Last Saturday night, I had the pleasure of attending the Northeast Florida JDRF Gala with my husband and a few coworkers.
The company I work for was a sponsor for the event, so my steak, and my seat — and everyone’s booze — were free. (As thrilled as I’d be to see a cure for diabetes, I can’t afford to spend $350 on a night out — even for a good cause.)
It was one of my first up-close experiences with JDRF, and I feel like I spent the night trying to figure out just how to feel. I mean, it’s weird to get dressed up in Spanx and a cocktail dress just to spend the evening surrounded by wealthy folks who are all there to help fix The Thing That’s Wrong With You. And that night, there was no getting away from The Thing That’s Wrong With Me.
Dinner began with a short video about “Juvenile” diabetes (The term “Type 1” was scarcely used during the evening’s presentation). Several children — including the super-cute and eloquent 10-year-old honoree, Aria Todd — talked about their experiences with diabetes, and why they want a cure. There was even a moment dedicated to two or three adults who’d been living with Type 1 for decades.
But for the most part, the evening was dedicated to the juveniles with Juvenile Diabetes — and they were everywhere. I saw preteen boys with pumps and test kits hanging from their belts, little girls whose outfits included long velvet dresses, perfectly curled hair, and hot pink infusion sets stuck to their upper arms. The 12-year-old diabetes camper in me wanted to run up to each and every kid and ask them about their meters, or their pumps, or which fingers they use for blood sugar checks. But I’m 32, and they were all under 16, and nobody wants to be the weird old diabetic lady who’s way too interested in children. I’d never been surrounded by so many PWDs that I felt like I couldn’t talk to.
As the night continued, I started to feel more and more of the JDRF alienation that I’ve heard so many adults with Type 1 talk about. At one point, after four or five different children had been humiliated brought out to model auction items, I turned to my husband: “What are they going to do for these kids when they grow up?”
I don’t want to sound bitter here; I know it’s not all about me. I also know that part of running an effective fundraiser is demonstrating a need — and that that involves showing potential donors the profiles of children who might potentially go blind, who may have kidney issues, who don’t like having to treat a low in the middle of recess. But I’d like to think that I might have helped motivate the most deep-pocketed in the audience if I’d climbed up on stage in a free-beer-induced advocacy frenzy and wrestled the microphone away from the emcee.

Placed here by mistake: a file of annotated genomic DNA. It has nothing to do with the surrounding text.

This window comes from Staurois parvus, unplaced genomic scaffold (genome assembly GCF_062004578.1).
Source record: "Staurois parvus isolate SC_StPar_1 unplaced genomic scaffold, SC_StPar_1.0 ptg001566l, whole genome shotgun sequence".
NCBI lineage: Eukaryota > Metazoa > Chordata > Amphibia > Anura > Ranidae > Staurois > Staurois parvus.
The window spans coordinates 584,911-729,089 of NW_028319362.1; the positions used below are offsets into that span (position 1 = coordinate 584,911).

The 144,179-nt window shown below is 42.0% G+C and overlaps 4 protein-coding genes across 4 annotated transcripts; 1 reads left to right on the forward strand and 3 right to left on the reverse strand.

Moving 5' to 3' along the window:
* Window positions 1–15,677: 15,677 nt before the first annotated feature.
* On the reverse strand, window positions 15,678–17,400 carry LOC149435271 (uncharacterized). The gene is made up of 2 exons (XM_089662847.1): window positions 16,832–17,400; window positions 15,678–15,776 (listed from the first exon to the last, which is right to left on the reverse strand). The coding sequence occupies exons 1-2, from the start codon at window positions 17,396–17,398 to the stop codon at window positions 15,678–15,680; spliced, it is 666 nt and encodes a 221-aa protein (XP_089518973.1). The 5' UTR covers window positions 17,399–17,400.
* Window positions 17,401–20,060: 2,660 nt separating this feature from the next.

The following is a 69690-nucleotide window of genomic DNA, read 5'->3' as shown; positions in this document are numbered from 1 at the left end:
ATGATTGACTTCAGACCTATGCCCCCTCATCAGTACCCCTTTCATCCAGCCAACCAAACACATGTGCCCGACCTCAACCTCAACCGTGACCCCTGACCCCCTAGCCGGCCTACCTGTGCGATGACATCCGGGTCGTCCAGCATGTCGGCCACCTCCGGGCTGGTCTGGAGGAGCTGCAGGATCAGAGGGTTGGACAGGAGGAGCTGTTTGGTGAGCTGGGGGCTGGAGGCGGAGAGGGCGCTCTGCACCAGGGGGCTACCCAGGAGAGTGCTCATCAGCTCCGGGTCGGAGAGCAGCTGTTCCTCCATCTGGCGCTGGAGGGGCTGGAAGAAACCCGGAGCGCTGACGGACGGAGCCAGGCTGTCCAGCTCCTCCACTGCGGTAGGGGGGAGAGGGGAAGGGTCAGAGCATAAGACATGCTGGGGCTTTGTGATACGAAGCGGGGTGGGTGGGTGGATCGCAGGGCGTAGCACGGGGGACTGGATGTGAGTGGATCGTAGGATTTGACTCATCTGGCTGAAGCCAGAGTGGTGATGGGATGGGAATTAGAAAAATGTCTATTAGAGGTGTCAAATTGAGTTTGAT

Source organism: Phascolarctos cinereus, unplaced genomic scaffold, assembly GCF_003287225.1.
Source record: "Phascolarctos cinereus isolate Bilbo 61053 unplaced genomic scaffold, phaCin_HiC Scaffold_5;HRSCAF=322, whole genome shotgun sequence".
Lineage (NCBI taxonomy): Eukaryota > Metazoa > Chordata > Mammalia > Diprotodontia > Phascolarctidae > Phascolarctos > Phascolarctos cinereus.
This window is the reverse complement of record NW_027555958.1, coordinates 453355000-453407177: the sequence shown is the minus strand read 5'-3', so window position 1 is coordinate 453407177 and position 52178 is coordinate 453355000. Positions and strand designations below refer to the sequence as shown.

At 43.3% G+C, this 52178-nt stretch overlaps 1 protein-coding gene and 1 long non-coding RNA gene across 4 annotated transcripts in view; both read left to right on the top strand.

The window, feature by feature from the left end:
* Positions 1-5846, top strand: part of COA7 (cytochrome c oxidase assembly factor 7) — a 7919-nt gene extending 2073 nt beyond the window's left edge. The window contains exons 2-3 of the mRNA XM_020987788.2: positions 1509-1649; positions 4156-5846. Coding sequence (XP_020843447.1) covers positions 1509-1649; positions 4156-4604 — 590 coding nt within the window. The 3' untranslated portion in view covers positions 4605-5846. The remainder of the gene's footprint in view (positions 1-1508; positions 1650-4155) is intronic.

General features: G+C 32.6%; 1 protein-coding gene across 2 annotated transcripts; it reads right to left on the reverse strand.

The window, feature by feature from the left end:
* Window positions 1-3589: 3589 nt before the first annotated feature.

“You think this is tragic, wealthy philanthropists?” I would have begun. “Are you getting all misty eyed thinking about little Aria clipping her Animas pump to her tutu? What are you going to do for her when she graduates from college and has to take a job she hates just so she can have health insurance? Or if she can’t find health insurance at all? How endearing will it be when this kid over here doesn’t want to get his own apartment because he’s afraid of being alone during a severe insulin reaction? You think it’s scary being diabetic when you’re a little kid? Try being diabetic when you’re all on your own.”
Then I would have quietly handed the microphone back to the former local news anchor who was hosting the event, and as I made my way back to my half-eaten filet mignon, a slow applause would begin, gathering in strength and volume until a man in the crowd leaped to his feet, checkbook in hand, and donated a bazillion million dollars to the cause, renewable each year until a cure is found.
Of course, none of that happened. The Northeast Florida JDRF did raise what looked to me like a ton of money in silent and live auctions, and the younger diabetic kids danced to the disco band like their little lives depended on it. Dinner was delicious, and a good time was had by all — even those of us who had to try to enjoy the cheesecake dessert while watching a list of diabetes complications scroll on a pair of giant projection screens. (I will say that it’s strange to sit through such a somber presentation and then watch the crowd so easily transition into busting a move to Disco Inferno.)
I know the JDRF is trying to do more to reach out to adults with Type 1 diabetes — starting with the Type 1 toolkit they introduced earlier this year. But I couldn’t help thinking of the galas that might come 15, 20, and 30 years later — when the kids dancing in front of me would be trying to start families, or land a job, or deal with the onset of complications. They’d all be at home, and a fresh crop of newly diagnosed children would be there to take their places. I wanted to scoop all of them up and protect them from all the dumb diabetes things. I wanted all of us to get on a private chartered plane and fly to a place where diabetes doesn’t exist.
And as I teetered out of the disco-themed ballroom in my heels, I wished desperately for all of my adult friends in the DOC. It surprised me how much I missed so many people I’d never met in real life. And it struck me as such a shame that none of us Type 1s — not even the bounciest kids on the dance floor — will get to stay young, but the way things are now, we’ll all have to stay diabetic.